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Oliver Wilson finally bridges the gap to sweet success at Alfred Dunhill Links

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Job Dun: Oliver Wilson with the trophy on St Andrews's Swilcan Bridge  after winning the Alfred Dunhill Links Championship

Job Dun: Oliver Wilson with the trophy on St Andrews's Swilcan Bridge after winning the Alfred Dunhill Links Championship

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Job Dun: Oliver Wilson with the trophy on St Andrews's Swilcan Bridge after winning the Alfred Dunhill Links Championship

An emotional Oliver Wilson admitted he could be "drunk for a while" following his win in the Alfred Dunhill Links Championship, after starting the week ranked 792nd in the world.

Wilson, who finished runner-up nine times on the European Tour before losing his card, recorded a closing 70 at St Andrews to finish 17 under par, one shot ahead of world number one Rory McIlroy, Tommy Fleetwood and Richie Ramsay.

Belfast's Michael Hoey had a 73 to leave him on eight under.

Fleetwood, who was playing alongside Wilson, missed from 10 feet for birdie on the last to force a play-off, while Ramsay was two clear of the field after his eighth birdie of the day on the 15th, only to bogey the 16th and 17th in a closing 67.

McIlroy double bogeyed the first after misjudging his approach and seeing his ball spin back into the Swilcan Burn, and although he birdied the next four holes and made two more on the 10th and 12th, his chances ended when he putted into the Road Hole bunker on the 17th.

But the likeable Wilson's win was so popular amongst his fellow professionals that McIlroy summed up the mood by writing on his Twitter account: "Don't think I could've chosen a better person to finish 2nd to this week! Congrats @Oliver-Wilson so well deserved!"

Wilson is ranked a lowly 102nd on the Challenge Tour but claimed the first prize of almost £500,000 and a two-year exemption on the European Tour, moving from 252nd to 39th on the Race to Dubai.

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"I don't have words for it," Wilson said. "It's been 10, 11 years coming, nine runners-up and I hadn't done a whole lot (wrong) to lose those but nothing has really gone my way.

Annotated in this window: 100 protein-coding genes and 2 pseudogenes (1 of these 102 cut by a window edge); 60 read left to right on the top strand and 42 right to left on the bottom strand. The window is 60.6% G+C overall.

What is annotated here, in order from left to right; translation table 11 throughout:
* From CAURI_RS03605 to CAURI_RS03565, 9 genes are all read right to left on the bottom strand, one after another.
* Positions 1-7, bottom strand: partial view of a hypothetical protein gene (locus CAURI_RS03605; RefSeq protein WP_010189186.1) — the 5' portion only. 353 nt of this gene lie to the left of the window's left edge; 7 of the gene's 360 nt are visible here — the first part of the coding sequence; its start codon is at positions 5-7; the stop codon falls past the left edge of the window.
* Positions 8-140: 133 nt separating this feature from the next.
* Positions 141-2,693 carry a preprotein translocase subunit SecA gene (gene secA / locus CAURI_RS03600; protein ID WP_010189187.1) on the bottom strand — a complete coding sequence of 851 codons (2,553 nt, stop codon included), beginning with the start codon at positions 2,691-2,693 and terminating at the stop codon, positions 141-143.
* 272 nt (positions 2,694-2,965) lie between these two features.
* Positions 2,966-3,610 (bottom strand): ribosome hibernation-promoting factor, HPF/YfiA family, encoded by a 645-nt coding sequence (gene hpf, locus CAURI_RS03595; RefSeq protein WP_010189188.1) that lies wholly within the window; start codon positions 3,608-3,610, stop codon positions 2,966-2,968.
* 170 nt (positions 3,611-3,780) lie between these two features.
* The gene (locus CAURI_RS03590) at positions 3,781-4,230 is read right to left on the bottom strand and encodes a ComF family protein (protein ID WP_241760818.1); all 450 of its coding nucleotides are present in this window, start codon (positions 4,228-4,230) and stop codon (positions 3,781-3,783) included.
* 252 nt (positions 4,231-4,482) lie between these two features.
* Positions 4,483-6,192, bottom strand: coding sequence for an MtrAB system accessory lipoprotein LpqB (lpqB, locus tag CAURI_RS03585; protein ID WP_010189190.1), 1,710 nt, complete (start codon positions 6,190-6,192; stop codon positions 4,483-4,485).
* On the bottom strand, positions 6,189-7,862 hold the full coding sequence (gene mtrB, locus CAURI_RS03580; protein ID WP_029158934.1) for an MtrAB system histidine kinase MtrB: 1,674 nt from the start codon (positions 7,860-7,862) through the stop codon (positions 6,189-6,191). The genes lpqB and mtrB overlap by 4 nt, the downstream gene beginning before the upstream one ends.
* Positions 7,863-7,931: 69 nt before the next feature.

"I know so many people had written me off and that hurt, but I just kept believing and a lot of people around me helped. I can't thank them all enough but they know who they are.

"I slept awful last night, I thought about a lot of things that this could do for me but to be honest I probably didn't genuinely believe, then I got on 17 when I holed that putt and started thinking what were the possibilities.

"The tournaments that I am now going to be able to get in... I don't have to go back to qualifying school and I can't tell you how pleased I am about that. I don't know all the implications yet but it will be fun to work out.

"I could be drunk for a while. It's been a long time coming. I've got a lot of champagne on hold from over the years. It will be a good party."

Wilson still needed to get up and down from 90 yards short of the 17th to save par and did a far better job than McIlroy managed from much closer to the green, the four-time Major winner suffering the embarrassment of putting into the dreaded Road Hole bunker.

"I didn't really leave myself much of a chance there," McIlroy admitted. "If you're going to miss it, you need to miss it right there and I didn't. It was tough.

"Where I feel like I cost myself the tournament was probably in the space of about 20 yards at the front of the green at the first and over at the Road Hole bunker. Not too far away from each other. They are the two things, the only mistakes that I made all day."

McIlroy was reluctant to blame fatigue for his mistakes, but admitted: "I'm not 100 per cent. My excitement level didn't get above about three at any point during the round. I'm ready for a break.

"(But) I love this golf course. I feel like I play well here every time I tee it up so I am looking forward to coming back here in July and defending the Open."


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